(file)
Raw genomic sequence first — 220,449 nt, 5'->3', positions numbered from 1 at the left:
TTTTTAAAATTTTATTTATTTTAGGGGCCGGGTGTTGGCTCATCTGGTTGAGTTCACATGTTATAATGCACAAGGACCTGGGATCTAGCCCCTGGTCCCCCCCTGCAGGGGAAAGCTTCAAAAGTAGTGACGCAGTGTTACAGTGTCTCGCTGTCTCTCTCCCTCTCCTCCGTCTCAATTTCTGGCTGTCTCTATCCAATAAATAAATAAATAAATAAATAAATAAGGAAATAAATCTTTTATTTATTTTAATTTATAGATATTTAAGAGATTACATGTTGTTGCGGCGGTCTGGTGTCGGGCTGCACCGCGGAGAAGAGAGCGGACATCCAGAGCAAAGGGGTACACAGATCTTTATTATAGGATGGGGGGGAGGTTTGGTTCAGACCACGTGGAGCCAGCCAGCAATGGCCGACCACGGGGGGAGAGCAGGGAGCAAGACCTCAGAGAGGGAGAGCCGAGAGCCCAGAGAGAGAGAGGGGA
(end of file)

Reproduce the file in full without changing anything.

Raw genomic sequence first — 220,449 nt, 5'->3', positions numbered from 1 at the left:
TTTTTAAAATTTTATTTATTTTAGGGGCCGGGTGTTGGCTCATCTGGTTGAGTTCACATGTTATAATGCACAAGGACCTGGGATCTAGCCCCTGGTCCCCCCCTGCAGGGGAAAGCTTCAAAAGTAGTGACGCAGTGTTACAGTGTCTCGCTGTCTCTCTCCCTCTCCTCCGTCTCAATTTCTGGCTGTCTCTATCCAATAAATAAATAAATAAATAAATAAATAAGGAAATAAATCTTTTATTTATTTTAATTTATAGATATTTAAGAGATTACATGTTGTTGCGGCGGTCTGGTGTCGGGCTGCACCGCGGAGAAGAGAGCGGACATCCAGAGCAAAGGGGTACACAGATCTTTATTATAGGATGGGGGGGAGGTTTGGTTCAGACCACGTGGAGCCAGCCAGCAATGGCCGACCACGGGGGGAGAGCAGGGAGCAAGACCTCAGAGAGGGAGAGCCGAGAGCCCAGAGAGAGAGAGGGGA